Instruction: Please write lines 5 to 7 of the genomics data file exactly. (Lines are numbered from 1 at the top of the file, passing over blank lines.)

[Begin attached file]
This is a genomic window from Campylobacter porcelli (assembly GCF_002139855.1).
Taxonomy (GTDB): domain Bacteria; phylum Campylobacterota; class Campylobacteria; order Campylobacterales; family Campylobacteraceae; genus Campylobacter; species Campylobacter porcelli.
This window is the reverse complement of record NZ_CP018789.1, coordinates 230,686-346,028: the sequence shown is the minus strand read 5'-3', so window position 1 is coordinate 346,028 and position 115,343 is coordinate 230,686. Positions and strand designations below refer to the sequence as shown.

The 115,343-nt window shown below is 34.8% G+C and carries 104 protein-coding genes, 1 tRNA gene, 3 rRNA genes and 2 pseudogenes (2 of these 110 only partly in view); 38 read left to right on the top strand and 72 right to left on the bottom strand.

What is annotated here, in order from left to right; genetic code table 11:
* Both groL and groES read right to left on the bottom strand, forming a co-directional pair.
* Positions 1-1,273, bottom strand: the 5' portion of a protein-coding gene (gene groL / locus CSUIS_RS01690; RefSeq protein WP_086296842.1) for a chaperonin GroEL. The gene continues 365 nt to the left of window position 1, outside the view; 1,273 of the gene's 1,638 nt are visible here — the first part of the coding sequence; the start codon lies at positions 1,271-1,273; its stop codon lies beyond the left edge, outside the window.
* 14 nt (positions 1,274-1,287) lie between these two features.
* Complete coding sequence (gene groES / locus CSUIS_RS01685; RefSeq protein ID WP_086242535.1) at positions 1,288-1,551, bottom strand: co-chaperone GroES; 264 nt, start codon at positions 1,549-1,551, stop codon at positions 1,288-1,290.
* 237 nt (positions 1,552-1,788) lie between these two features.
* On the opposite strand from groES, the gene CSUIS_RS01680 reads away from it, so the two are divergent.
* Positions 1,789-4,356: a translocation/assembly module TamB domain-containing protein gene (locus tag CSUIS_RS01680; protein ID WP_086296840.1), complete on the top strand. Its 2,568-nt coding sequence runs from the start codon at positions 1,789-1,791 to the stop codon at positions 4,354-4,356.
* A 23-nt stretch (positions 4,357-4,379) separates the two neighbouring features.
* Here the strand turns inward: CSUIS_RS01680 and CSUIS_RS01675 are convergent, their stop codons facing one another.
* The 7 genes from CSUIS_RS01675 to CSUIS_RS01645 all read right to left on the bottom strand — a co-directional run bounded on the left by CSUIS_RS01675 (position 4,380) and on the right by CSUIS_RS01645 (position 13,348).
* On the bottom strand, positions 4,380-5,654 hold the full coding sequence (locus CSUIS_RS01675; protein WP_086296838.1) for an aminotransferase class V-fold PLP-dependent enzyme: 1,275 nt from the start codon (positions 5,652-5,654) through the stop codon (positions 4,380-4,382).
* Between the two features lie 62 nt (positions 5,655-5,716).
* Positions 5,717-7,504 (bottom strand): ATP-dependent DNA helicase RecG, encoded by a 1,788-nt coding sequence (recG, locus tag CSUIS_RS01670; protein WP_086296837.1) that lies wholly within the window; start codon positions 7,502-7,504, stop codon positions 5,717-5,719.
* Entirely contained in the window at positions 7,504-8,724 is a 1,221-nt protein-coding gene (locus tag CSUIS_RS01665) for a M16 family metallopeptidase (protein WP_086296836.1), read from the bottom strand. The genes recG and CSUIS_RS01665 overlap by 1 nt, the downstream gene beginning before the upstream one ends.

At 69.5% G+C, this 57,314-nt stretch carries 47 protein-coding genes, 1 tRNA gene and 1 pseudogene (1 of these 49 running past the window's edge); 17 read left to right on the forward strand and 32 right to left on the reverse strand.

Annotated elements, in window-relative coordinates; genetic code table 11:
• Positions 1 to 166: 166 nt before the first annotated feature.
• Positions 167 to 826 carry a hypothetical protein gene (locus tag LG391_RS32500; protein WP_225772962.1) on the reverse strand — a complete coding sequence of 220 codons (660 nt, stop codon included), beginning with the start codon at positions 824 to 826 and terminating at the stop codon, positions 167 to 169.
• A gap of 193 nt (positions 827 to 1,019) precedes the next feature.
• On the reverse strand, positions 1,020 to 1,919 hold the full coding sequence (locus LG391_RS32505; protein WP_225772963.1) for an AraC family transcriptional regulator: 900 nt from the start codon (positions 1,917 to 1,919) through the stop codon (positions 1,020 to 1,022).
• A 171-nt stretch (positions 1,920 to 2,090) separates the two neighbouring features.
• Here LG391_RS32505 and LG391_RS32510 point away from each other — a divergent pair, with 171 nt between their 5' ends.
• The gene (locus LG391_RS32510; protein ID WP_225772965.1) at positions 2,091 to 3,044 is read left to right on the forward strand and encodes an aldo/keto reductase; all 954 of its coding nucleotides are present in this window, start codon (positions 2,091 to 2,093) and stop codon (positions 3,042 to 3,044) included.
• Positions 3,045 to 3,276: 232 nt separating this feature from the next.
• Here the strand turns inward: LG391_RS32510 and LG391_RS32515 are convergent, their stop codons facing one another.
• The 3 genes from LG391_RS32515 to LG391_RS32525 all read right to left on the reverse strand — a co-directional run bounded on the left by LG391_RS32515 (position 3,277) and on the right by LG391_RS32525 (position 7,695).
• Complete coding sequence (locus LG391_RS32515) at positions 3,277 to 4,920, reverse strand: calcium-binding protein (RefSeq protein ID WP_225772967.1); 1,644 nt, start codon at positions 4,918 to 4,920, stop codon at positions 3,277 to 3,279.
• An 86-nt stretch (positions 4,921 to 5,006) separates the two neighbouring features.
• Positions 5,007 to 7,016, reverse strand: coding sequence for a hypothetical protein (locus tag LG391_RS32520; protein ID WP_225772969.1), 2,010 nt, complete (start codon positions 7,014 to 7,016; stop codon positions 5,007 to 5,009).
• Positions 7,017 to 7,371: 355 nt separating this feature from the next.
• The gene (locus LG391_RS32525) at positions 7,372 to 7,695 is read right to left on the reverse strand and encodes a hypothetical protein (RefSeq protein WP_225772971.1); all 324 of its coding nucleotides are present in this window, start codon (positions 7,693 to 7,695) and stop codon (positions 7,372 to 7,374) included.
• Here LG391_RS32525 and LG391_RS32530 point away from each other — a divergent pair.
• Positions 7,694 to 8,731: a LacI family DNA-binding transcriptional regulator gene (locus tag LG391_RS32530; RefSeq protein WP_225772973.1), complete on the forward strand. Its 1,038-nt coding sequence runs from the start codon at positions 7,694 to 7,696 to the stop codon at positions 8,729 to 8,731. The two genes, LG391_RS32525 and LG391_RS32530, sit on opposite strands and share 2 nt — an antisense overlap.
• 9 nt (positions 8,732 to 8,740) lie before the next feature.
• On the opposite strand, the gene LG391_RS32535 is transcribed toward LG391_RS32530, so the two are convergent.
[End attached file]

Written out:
What is annotated here, in order from left to right; genetic code table 11:
* Both groL and groES read right to left on the bottom strand, forming a co-directional pair.
* Positions 1-1,273, bottom strand: the 5' portion of a protein-coding gene (gene groL / locus CSUIS_RS01690; RefSeq protein WP_086296842.1) for a chaperonin GroEL. The gene continues 365 nt to the left of window position 1, outside the view; 1,273 of the gene's 1,638 nt are visible here — the first part of the coding sequence; the start codon lies at positions 1,271-1,273; its stop codon lies beyond the left edge, outside the window.